Millions of people use your platform daily, resulting in a treasure chest of consumer data… 
‘You can't do without data, but there is a limit to what you can do with it. It's important to really control what you're doing and that you understand the implications of using the data. First and foremost, use your own data to see what people are actually doing on the platform, how they behave, and from there look at the opportunities.’

Are you concerned about the third-party cookie ban? 
‘If someone has placed an order, we see it on our platform. Without tracking we don't know where it's coming from. We can't connect the dots and optimize our campaigns anymore. That is a huge challenge and we do not yet have the answers. The likes of Google and Facebook are helping us to see how we can use our first party data as well. The key thing is that we're also using other ways. We're betting big time on more contextual advertising to be able to show a relevant message at the right point in time, such as the sponsoring around soccer.’

What's is the next big thing in marketing data and tech? 
‘At a certain point TV will become programmatic, it will be digitalised. That will really create a huge revolution in how to effectively reach your customers. You will be able to see way better what the effect is of someone watching an ad and what's happening afterwards. Currently it's guesswork.’

How do you measure return on investment?
‘During sports matches, for example, we see how the order pattern is developing and if it's incremental versus when we're not showing those ads. Do we see an uplift in new customers? Are we able to attract more? Does the order frequency from existing customers increase? We also look at top of mind, which is key. Our category is very instant, you're hungry and you want to order and you don't want to browse and consider all sorts of things. If the brand is top of mind, then obviously, you're miles ahead of anyone else. Therefore, you need to be visible at the relevant moments. Television advertising and sponsoring are the most efficient for mass reach.’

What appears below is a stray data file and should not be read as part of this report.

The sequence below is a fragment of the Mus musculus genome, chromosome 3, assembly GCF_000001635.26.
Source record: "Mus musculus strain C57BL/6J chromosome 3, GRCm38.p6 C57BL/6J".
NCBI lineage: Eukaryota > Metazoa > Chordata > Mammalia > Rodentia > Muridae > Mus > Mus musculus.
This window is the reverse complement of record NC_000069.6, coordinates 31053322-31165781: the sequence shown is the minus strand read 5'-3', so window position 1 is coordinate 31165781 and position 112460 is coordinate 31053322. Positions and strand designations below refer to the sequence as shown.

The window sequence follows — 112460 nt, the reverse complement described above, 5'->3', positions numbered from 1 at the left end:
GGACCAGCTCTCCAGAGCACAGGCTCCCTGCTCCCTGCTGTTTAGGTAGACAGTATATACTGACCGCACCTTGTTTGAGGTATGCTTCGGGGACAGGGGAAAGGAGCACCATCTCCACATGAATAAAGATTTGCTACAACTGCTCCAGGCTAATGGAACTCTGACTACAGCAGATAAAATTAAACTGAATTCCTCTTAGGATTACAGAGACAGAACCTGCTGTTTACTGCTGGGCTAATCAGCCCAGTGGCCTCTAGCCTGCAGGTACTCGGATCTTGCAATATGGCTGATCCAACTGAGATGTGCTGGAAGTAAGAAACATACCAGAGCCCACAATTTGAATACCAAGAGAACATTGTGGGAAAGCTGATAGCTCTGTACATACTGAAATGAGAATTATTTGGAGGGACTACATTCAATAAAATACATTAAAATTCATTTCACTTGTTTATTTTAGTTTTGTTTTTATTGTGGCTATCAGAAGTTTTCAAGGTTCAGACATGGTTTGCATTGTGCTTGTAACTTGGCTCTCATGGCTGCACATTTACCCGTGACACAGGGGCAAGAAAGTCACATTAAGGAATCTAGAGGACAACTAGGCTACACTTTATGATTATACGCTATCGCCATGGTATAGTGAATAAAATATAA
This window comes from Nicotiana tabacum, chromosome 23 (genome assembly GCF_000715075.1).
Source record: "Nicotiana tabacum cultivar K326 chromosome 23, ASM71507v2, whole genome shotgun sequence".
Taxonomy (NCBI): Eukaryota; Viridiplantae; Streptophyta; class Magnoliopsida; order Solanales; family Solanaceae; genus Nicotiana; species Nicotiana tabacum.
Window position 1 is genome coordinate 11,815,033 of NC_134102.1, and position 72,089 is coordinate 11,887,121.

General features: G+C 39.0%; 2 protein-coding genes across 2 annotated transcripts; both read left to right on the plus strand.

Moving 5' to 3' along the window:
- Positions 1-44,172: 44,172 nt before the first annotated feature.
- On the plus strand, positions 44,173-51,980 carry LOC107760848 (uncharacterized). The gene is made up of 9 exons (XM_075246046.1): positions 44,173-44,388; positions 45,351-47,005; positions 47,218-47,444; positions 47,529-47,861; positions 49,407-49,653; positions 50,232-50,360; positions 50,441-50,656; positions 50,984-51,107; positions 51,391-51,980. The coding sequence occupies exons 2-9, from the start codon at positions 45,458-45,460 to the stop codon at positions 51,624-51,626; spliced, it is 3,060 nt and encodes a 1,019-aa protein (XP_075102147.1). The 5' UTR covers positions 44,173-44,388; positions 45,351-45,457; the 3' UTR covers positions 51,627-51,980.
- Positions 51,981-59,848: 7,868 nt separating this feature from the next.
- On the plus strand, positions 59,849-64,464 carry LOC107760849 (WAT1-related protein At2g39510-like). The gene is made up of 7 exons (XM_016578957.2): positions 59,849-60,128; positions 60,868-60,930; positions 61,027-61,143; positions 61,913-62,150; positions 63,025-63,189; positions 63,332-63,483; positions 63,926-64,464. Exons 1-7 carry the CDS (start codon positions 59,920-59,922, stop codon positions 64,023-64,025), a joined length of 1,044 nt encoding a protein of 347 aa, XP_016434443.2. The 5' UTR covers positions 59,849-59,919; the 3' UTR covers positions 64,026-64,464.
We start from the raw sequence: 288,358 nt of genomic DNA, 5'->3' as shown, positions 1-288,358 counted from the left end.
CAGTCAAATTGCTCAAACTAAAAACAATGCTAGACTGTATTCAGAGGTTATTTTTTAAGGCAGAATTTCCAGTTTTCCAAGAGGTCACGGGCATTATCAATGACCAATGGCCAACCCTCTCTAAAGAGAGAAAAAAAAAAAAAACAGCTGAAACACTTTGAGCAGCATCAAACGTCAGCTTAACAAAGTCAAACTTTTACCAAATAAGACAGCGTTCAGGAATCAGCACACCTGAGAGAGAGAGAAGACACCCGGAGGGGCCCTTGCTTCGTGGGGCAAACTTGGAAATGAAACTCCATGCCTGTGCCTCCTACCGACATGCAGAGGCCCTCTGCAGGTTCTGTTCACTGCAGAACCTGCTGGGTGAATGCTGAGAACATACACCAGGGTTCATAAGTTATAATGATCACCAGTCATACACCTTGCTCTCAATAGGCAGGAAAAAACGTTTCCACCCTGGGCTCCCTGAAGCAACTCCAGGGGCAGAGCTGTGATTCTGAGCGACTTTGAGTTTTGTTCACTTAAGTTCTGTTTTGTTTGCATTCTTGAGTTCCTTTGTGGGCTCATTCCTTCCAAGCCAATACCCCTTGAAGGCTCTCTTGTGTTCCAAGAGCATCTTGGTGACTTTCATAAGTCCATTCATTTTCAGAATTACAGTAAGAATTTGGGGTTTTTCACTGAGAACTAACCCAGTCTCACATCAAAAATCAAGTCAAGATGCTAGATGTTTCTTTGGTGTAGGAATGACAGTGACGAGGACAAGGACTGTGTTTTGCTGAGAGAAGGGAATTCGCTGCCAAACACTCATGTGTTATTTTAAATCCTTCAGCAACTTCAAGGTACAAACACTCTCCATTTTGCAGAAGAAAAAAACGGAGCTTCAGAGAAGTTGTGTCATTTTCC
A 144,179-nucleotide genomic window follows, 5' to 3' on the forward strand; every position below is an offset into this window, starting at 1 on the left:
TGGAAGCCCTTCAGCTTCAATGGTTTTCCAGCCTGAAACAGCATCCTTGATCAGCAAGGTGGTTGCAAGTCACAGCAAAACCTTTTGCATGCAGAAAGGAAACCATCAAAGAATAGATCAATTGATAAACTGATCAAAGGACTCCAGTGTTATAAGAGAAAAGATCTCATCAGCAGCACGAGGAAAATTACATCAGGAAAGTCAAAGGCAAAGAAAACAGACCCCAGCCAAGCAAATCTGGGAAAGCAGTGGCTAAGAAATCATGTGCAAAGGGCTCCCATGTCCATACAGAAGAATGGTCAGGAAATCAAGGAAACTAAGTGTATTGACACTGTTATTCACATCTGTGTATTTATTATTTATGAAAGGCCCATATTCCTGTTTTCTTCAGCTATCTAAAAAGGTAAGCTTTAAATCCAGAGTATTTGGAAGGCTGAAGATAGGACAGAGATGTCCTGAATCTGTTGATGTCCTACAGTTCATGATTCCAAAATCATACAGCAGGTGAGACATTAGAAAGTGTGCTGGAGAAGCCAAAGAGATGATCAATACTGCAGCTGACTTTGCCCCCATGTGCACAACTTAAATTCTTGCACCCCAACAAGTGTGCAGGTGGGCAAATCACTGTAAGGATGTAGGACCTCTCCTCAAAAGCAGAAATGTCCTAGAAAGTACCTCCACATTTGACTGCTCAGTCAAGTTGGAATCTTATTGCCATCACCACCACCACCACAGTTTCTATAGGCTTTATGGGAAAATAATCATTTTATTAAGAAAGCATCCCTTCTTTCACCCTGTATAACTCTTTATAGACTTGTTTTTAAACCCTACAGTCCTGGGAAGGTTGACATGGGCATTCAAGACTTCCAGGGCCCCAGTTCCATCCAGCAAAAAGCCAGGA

Who inspires you? 
‘One of them is Jitse. It's incredible how he has been building the company and shapes it for the future. He knows everything in detail, which can be pretty annoying. If something goes wrong, he always knows within minutes. We're now a really big company and we could easily become a very slow, internally focused corporate. But Jitse is still very entrepreneurial. From a strategic standpoint he's very focused, always showing the way forward. On the other hand, he’ll still jump onto opportunities.’

Finally, how do you do to relax in your spare time?
‘I love to run. It’s my type of meditation time, where I don't think of anything else.’
About Maurine Alma
Maurine started her impressive career at the fast-moving consumer goods giant Procter & Gamble, before moving to Google, e-commerce retailer Wehkamp, and in 2017 to Maurine is also a Member of the Supervisory Board at the Van Gogh Museum in Amsterdam and Coolblue.

About Just Eat

Just Eat was formed in 2020 when Dutch food delivery service merged with its British counterpart Just Eat. The holding company includes a.o. in the Netherlands, Lieferando in Germany, and Grubhub in the US. Just Eat currently covers 25 markets worldwide. It’s revenue increased 54% to €2.4billion in 2020.